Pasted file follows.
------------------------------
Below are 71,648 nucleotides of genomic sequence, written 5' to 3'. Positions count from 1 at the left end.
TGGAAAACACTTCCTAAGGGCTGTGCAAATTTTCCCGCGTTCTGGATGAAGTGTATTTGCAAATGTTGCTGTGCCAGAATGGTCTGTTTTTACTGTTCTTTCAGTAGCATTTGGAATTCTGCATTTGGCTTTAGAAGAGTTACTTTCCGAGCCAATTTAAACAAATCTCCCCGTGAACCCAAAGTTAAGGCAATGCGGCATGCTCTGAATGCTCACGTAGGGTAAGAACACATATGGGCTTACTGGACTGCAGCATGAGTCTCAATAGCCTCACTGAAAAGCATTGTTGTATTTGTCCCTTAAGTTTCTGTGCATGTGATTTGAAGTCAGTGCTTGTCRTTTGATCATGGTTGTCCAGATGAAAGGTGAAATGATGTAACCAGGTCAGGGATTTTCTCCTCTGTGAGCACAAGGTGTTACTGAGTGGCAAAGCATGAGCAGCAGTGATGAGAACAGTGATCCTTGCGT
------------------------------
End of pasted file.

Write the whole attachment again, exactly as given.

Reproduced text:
Below are 71,648 nucleotides of genomic sequence, written 5' to 3'. Positions count from 1 at the left end.
TGGAAAACACTTCCTAAGGGCTGTGCAAATTTTCCCGCGTTCTGGATGAAGTGTATTTGCAAATGTTGCTGTGCCAGAATGGTCTGTTTTTACTGTTCTTTCAGTAGCATTTGGAATTCTGCATTTGGCTTTAGAAGAGTTACTTTCCGAGCCAATTTAAACAAATCTCCCCGTGAACCCAAAGTTAAGGCAATGCGGCATGCTCTGAATGCTCACGTAGGGTAAGAACACATATGGGCTTACTGGACTGCAGCATGAGTCTCAATAGCCTCACTGAAAAGCATTGTTGTATTTGTCCCTTAAGTTTCTGTGCATGTGATTTGAAGTCAGTGCTTGTCRTTTGATCATGGTTGTCCAGATGAAAGGTGAAATGATGTAACCAGGTCAGGGATTTTCTCCTCTGTGAGCACAAGGTGTTACTGAGTGGCAAAGCATGAGCAGCAGTGATGAGAACAGTGATCCTTGCGT